I looked east, west, north, and south, and saw neither hold nor hope, shed nor shelter; so, I e'en pulled the bonnet o'er my brow, buckled the broadsword to my side, took to the mountain and the glen, and - became a broken man! But why do I speak of this? — 'Tis of my children, of my poor bairns, I have thought, and the thought will not
Frank. Might they not, with some assistance, find an honorable resource in foreign service?. If such be your wish, depend on its being gratified.
Rob Roy. (Stretching one hand to Frank, and passing the other across his cye.) I thank - I thank you. I could not have believed that mortal man would again have seen a tear in M'Gregor's eye. We'll speak of this hereafter we'll talk of it to Helen — but I cannot well spare my boys yet the heather is on fire.
Frank. Heather on fire! I do not understand.
Rob Roy. Rashleigh has set the torch — let them that can, prevent the blaze.
HELEN advances. Helen. Stranger, you came to our unhappy country when our blood was chafed, and our hands were red. Excuse the rudeness that gave so rough a welcome, and lay it on the evil times, not upon us.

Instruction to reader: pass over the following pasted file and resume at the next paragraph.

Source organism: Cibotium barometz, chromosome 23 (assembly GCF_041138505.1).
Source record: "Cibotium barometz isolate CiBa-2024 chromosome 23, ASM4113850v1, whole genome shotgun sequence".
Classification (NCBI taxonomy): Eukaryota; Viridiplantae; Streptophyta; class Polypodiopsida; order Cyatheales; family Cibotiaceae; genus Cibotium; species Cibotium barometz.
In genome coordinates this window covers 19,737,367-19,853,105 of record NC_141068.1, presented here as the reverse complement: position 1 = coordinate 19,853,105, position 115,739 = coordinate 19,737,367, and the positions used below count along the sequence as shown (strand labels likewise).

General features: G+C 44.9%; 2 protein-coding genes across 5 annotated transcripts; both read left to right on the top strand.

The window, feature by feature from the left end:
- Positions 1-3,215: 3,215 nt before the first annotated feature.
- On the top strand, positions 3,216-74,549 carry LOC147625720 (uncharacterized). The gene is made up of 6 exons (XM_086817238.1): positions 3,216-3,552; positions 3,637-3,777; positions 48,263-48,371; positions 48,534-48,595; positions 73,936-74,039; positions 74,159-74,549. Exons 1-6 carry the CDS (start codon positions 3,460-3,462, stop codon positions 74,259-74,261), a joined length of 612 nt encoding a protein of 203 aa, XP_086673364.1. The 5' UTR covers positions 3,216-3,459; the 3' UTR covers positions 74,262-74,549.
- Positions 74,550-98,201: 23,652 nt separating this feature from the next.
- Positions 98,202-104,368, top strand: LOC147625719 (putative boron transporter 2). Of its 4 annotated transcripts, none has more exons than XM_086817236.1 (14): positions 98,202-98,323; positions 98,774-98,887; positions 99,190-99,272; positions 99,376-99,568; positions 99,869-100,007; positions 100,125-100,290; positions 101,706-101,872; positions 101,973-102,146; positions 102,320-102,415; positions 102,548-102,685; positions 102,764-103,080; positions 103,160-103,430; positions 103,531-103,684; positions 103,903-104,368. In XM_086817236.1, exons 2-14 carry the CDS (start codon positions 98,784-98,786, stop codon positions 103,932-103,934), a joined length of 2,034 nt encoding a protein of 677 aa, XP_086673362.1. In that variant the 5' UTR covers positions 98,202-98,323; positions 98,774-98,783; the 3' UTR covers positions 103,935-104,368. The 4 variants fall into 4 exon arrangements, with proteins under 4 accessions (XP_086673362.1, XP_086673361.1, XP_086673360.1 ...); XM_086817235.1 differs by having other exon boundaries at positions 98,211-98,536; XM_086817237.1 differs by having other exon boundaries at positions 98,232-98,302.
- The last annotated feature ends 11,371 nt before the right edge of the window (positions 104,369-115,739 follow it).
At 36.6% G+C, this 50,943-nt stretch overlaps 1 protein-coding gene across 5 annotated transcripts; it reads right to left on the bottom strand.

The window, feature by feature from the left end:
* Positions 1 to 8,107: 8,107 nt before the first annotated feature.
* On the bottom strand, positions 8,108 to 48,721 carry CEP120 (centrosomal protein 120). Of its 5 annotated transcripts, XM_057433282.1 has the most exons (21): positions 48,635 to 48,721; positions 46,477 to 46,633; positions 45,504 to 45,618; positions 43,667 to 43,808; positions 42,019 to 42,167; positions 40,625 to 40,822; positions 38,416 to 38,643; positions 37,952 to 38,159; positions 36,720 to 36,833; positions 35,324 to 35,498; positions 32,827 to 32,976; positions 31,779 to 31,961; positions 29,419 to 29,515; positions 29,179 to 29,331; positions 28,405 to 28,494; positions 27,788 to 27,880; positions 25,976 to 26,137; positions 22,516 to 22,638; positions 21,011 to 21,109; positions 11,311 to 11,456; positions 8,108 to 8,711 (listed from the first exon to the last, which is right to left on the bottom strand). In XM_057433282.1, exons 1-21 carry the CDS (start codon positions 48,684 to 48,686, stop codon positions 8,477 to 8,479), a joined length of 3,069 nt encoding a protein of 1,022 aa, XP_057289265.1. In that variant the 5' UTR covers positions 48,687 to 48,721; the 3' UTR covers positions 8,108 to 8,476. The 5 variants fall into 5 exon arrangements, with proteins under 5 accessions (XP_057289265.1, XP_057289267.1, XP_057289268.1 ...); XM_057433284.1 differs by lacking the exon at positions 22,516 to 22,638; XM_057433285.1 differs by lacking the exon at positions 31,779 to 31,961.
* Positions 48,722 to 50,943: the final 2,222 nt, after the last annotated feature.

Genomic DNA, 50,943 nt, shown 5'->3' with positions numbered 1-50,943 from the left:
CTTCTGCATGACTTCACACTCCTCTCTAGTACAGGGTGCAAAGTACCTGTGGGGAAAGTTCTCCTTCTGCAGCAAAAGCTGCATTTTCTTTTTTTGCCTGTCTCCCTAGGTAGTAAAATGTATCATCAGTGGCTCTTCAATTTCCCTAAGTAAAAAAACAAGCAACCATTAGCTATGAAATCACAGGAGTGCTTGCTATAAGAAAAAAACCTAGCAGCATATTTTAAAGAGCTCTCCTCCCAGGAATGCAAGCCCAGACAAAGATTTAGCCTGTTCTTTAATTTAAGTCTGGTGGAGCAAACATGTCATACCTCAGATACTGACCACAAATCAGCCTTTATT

Rob Roy. Helen, our friend has spoken kindly, and proffered nobly — our boys - our children
Helen. I understand — but no, no; this is not the time; besides, I- no— no- I will not - cannot part from them.
Frank. Your separation is not required — leave the country with them. Helen. Quit the land of my sires ! - Never !
Wild as we live, and hopeless, the world has not a scene that could console me were I to leave these rude rocks and glens, where the remembrance of our wrongs is ever sweetened by the recollection of our revenge.